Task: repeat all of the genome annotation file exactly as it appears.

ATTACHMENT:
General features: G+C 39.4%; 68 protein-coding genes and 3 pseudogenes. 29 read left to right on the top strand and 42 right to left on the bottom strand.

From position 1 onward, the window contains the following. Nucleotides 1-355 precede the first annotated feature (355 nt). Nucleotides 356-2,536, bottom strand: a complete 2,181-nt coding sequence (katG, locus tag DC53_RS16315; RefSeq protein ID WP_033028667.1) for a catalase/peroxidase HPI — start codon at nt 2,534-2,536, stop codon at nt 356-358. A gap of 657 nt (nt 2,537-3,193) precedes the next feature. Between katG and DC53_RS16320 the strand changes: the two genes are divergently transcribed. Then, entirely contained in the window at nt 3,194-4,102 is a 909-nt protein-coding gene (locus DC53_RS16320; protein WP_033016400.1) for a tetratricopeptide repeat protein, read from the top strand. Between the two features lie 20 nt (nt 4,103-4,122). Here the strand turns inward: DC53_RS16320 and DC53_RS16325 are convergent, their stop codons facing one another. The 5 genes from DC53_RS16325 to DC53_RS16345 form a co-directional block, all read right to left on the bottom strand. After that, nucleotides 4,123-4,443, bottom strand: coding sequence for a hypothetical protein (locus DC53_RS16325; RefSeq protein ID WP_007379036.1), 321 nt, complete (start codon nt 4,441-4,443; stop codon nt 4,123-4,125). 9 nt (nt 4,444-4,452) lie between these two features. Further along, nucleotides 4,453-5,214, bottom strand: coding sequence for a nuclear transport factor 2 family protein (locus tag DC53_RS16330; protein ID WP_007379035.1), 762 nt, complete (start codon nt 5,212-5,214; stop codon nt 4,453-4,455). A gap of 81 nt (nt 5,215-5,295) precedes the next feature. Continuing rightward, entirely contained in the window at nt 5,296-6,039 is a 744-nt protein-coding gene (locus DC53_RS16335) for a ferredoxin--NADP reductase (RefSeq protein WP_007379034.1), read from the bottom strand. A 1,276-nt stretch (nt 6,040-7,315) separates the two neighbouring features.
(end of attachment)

General features: G+C 39.4%; 68 protein-coding genes and 3 pseudogenes. 29 read left to right on the top strand and 42 right to left on the bottom strand.

From position 1 onward, the window contains the following. Nucleotides 1-355 precede the first annotated feature (355 nt). Nucleotides 356-2,536, bottom strand: a complete 2,181-nt coding sequence (katG, locus tag DC53_RS16315; RefSeq protein ID WP_033028667.1) for a catalase/peroxidase HPI — start codon at nt 2,534-2,536, stop codon at nt 356-358. A gap of 657 nt (nt 2,537-3,193) precedes the next feature. Between katG and DC53_RS16320 the strand changes: the two genes are divergently transcribed. Then, entirely contained in the window at nt 3,194-4,102 is a 909-nt protein-coding gene (locus DC53_RS16320; protein WP_033016400.1) for a tetratricopeptide repeat protein, read from the top strand. Between the two features lie 20 nt (nt 4,103-4,122). Here the strand turns inward: DC53_RS16320 and DC53_RS16325 are convergent, their stop codons facing one another. The 5 genes from DC53_RS16325 to DC53_RS16345 form a co-directional block, all read right to left on the bottom strand. After that, nucleotides 4,123-4,443, bottom strand: coding sequence for a hypothetical protein (locus DC53_RS16325; RefSeq protein ID WP_007379036.1), 321 nt, complete (start codon nt 4,441-4,443; stop codon nt 4,123-4,125). 9 nt (nt 4,444-4,452) lie between these two features. Further along, nucleotides 4,453-5,214, bottom strand: coding sequence for a nuclear transport factor 2 family protein (locus tag DC53_RS16330; protein ID WP_007379035.1), 762 nt, complete (start codon nt 5,212-5,214; stop codon nt 4,453-4,455). A gap of 81 nt (nt 5,215-5,295) precedes the next feature. Continuing rightward, entirely contained in the window at nt 5,296-6,039 is a 744-nt protein-coding gene (locus DC53_RS16335) for a ferredoxin--NADP reductase (RefSeq protein WP_007379034.1), read from the bottom strand. A 1,276-nt stretch (nt 6,040-7,315) separates the two neighbouring features.